Glossary of Key Education Terms

L01ARU5MZike most professions, the education landscape is full of acronyms and jargon.  As we gear up for the 2017 state legislative session which will focus on education funding, the LEV Policy Team has created this glossary of key terms you will likely hear:

  • Allocation: an amount of money determined by the state and given out to districts.
  • Basic Education: goals established by the Legislature for Washington’s education system, as well as a program to achieve those goals.  See details here
  • Biennium: a period of two years usually used for budgets.
  • Bond: a method used by a public school district to finance the purchase of land or buildings or pay for school construction costs (like getting a loan for a project). Bond measures are placed on the ballot by district school boards to be approved or defeated by the voting public and must be paid back by the local taxpayers. Bonds require a supermajority (2/3) of the vote to pass.
  • ELL (English language learner): a student whose primary language is a language other than English and who have English language skills that are sufficiently lacking or absent resulting in a delay of learning.
  • FRL (free and reduced lunch): a term used to describe students who qualify for participation in the federal school nutrition program that provides free or reduced price school lunches for students from low-income households.
  • Full-day kindergarten: state funded kindergarten that requires a total of 1000 instructional hours and 180 days of instruction.
  • HB: House Bill
  • Initiative: a law proposed by citizens and placed on the ballot in an election. This process bypasses the state legislature and allows citizens to pass laws.
  • Instructional hours: the number of hours districts are required to provide students. Instructional hours include all time in the school day from the beginning of the first period class to the end of the last period class, except for time spent on meals.
  • LAP (learning assistance program): a program to serve eligible students who need academic support for reading, writing, and math, or who need readiness skills to learn these core subjects. Money for the LAP program is provided by the state based on a district’s low-income students.
  • Levy cliff: a reduction, in current law, in the amount of money school districts can collect through local property tax levies that takes effect in January 2018.
  • Levy: a request by a school district of voters to raise or continue local property taxes for a limited number of years for operations costs or capital improvements such as computers or other equipment.
  • McCleary: The Washington State Supreme Court case which ruled that the State of Washington is violating the constitutional rights of students by failing to amply fund basic education. The Court ordered the Legislature to make “steady, real, and measurable” progress each year to fully fund K-12 public education by 2018.
  • MSOC (materials, supplies, and operating cost): the cost to a school district or education entity for materials and supplies used in the classroom (e.g.: white boards, pencils, and printer paper) and operating costs like building maintenance and utility bills.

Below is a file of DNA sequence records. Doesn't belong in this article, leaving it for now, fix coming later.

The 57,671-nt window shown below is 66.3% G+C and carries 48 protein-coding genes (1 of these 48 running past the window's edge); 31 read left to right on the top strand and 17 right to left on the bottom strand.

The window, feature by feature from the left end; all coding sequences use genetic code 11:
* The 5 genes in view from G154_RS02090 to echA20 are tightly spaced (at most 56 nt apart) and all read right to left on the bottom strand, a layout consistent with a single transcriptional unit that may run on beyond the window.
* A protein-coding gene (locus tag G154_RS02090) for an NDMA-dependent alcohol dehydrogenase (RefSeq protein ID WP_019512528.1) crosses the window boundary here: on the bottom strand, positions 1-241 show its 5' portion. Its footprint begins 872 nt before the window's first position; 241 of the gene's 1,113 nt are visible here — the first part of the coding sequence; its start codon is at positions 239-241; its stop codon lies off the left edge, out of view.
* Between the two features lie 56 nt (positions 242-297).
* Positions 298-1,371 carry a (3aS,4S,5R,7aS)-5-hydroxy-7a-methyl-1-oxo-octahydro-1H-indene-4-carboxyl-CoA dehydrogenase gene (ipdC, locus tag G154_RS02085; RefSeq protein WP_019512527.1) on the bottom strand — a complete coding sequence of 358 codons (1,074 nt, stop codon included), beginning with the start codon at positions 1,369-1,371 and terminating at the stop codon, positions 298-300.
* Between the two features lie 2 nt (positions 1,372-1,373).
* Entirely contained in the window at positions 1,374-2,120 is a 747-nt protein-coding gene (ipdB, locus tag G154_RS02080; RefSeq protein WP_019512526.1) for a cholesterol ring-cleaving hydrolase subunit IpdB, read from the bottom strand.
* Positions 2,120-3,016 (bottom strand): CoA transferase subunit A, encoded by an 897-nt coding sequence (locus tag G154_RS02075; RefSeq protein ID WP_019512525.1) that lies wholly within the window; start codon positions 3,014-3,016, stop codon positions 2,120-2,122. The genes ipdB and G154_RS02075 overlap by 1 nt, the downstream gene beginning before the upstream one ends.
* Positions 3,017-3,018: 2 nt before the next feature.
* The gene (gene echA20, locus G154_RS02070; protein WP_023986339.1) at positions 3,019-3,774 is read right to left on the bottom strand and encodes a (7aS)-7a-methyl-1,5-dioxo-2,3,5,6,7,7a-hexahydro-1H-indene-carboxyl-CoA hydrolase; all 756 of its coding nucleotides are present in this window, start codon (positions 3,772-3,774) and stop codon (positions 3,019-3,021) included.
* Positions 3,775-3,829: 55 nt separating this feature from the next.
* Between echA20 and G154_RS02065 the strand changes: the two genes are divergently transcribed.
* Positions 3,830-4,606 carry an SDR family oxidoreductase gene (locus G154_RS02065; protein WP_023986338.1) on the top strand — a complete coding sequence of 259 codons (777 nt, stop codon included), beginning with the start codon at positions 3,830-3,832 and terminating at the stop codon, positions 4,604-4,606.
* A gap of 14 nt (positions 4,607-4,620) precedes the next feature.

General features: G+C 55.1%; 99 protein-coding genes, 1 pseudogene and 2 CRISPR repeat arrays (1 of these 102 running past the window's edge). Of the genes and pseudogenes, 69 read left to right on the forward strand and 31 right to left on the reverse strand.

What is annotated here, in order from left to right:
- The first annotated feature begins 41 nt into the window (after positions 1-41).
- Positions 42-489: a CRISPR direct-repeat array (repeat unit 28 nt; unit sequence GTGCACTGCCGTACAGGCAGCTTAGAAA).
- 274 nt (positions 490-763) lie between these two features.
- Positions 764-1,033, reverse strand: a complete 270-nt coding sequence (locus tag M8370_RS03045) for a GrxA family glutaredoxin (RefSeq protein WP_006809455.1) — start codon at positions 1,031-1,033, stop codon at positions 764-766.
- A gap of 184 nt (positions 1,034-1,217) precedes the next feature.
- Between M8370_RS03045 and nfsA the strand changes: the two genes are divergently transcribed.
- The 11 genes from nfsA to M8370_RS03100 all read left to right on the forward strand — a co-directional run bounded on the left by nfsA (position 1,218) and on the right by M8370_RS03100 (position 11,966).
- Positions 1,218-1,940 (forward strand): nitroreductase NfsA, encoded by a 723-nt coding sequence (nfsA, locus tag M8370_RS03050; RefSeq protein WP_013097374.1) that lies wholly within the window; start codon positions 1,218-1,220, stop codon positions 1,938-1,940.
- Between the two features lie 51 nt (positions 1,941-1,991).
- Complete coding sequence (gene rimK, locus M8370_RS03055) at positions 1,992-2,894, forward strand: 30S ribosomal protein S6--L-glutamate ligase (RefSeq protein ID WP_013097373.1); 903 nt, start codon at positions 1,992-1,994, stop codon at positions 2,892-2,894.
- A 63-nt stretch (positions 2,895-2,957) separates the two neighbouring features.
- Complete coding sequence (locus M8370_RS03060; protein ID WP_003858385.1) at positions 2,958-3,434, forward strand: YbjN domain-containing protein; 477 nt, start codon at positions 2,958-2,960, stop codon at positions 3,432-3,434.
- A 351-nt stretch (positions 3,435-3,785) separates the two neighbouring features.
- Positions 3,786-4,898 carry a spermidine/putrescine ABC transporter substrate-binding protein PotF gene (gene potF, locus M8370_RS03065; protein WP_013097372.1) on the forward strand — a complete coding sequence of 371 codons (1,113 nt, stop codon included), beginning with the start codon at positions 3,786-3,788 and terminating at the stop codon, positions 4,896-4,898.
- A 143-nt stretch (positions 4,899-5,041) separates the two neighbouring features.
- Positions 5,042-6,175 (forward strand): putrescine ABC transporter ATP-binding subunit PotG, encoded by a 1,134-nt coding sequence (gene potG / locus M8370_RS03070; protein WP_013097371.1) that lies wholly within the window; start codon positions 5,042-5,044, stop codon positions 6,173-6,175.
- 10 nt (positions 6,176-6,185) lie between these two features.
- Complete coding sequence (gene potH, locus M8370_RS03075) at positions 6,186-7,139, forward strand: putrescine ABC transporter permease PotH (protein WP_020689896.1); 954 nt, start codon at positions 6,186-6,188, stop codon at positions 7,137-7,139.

• National Board Certification: a voluntary, advanced teaching credential that goes beyond state licensure. National Board Certification has national standards for what accomplished teachers should know and be able to do.
  • Professional Certification: an advanced level teaching certificate, issued to holders of a Residency Certification who complete a ProTeach Portfolio.
  • Prototypical school: a school design used in the state funding formula to determine the number of teachers, principals, and other school staff that are needed to provide a basic education. The size and staffing levels in a prototypical school differ for elementary, middle, and high schools. Districts are not required to staff their schools in the same way as the prototypical schools.
  • QEC (quality education council): created by the legislature in ESHB 2261. The purpose of the QEC was to develop strategic recommendations for implementation of a new definition of Basic Education and the financing necessary to support it. During the 2016 legislative session, HB 2360 eliminated the QEC.
  • Residency Certification: the initial license issued by the state for a teacher to be allowed to teach in a school. Teachers in Washington must attempt to earn the Professional Certificate after teaching for three years.
  • SB: Senate Bill
  • SPED (special education): specifically designed instruction, at no cost to the parents, to meet the unique needs of a child with a disability.
  • Staff mix: a part of the state funding formula for schools used to capture the average teaching experience and education level of teachers in a district. Teachers’ salaries go up with each year of experience and level of education. Staff mix (a number between 1 and 1.9) is multiplied by a district’s base teacher salary to determine the salary amount the state provides for teachers.
  • TBIP (transitional bilingual instructional program): a state supported program that funds districts to provide a two-language system of instruction. Students learn language concepts and knowledge in their primary language at the same time they receive instruction in English.

Posted in: Blog, Funding, Legislative session

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